This week’s question comes from Nathan P. from San Carlos who asks: “My wife died suddenly. We were separated at the time of her death but hadn’t filed any kind of papers. We were just taking some time to figure out where we were at and where we were going after 20 years of being married. We had two children, aged 10 and 14. My 14-year-old son died in the same accident. I always told my wife that she needed to draft a will, but she believed doing so could invite death, so she has no will. Her mother is angry with me for our separation and is stating that she should get all her assets and the value of her share of our home which we owned jointly. What happens when someone dies without a will?”
This week’s question comes from Lionel T. from South San Francisco who writes:
“I went shopping at a major retailer in a mall with a friend of mine. We are young and he was being uncool and he took a cheap piece of jewelry for his girl and didn’t pay for it. He walked out and the alarms went off. He took off and security chased him while another one grabbed me in front of some nearby classmates. I hadn’t done anything. I told them to let me go and they told me to come with them and led me into a back room and told me to empty my pockets. I did, and I didn’t have anything stolen on me. They then told me to call my friend and get him to come back. I said no. They told me that they would call the police and tell them that I stole something.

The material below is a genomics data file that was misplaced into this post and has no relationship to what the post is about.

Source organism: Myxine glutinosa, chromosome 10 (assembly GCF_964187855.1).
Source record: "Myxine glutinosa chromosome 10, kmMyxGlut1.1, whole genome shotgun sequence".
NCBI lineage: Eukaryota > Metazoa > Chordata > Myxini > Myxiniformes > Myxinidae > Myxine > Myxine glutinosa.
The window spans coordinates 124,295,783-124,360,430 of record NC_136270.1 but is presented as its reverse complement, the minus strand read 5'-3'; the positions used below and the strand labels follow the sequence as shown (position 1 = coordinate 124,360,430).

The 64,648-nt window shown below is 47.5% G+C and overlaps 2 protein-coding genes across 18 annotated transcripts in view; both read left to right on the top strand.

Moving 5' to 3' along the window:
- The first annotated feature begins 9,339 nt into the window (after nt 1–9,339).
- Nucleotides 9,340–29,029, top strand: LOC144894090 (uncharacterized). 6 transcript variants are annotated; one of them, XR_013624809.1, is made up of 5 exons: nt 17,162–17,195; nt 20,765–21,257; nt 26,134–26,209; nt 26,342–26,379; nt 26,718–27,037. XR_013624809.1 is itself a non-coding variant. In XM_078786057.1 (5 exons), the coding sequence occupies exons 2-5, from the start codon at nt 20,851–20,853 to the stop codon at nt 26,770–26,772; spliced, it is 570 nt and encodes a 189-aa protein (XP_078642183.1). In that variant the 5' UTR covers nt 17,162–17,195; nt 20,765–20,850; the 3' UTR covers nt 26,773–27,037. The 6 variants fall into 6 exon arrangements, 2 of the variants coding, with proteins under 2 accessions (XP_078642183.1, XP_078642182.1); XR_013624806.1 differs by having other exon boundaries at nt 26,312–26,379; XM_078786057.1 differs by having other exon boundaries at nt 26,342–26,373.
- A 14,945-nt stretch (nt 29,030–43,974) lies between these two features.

I said I didn’t do anything and let me go. They said no and I walked to the door and a guard stepped between me and the door. After a while they called the store manager who came in. I explained that I had nothing to do with any theft and he told the guards to let me go. I feel they did me wrong. Do I have a case?”
Kim M. from Pacific Heights asks: “I want to get my daughter a gift card for the holiday, but I have heard that they have fees and expiration dates that can result in the card losing most or all its value. What is the law regarding these gift cards?”
Gift cards can be good for the retailer and the receiver. The receiver can take advantage of the after-Christmas sales to get more for his or her money, and the retailers get cash upfront without reducing inventory. These cards used to be more of a benefit for retailers, but the California Legislature, in combination with certain consumer-rights groups, has enacted legislation designed to protect consumers.
Recently a judge asked me to republish the following article about jury service.
Bryan L. From Oakland asks; “How do I get out of jury duty.”
Dear Bryan; seriously, shame on you. Simple answer, DON’T.
One sure way to get out of being on a jury is to be a criminal defendant- then you don’t have to sit on a jury and, at the same time, you will hope to God that you will have a group of people who didn’t try and evade their civic responsibility who can sit and fairly hear your case and defense. Another way is become a convicted felon and be deprived of your constitutional rights such as bearing arms, being free from unlawful search and seizure and the ability to sit on a jury or vote.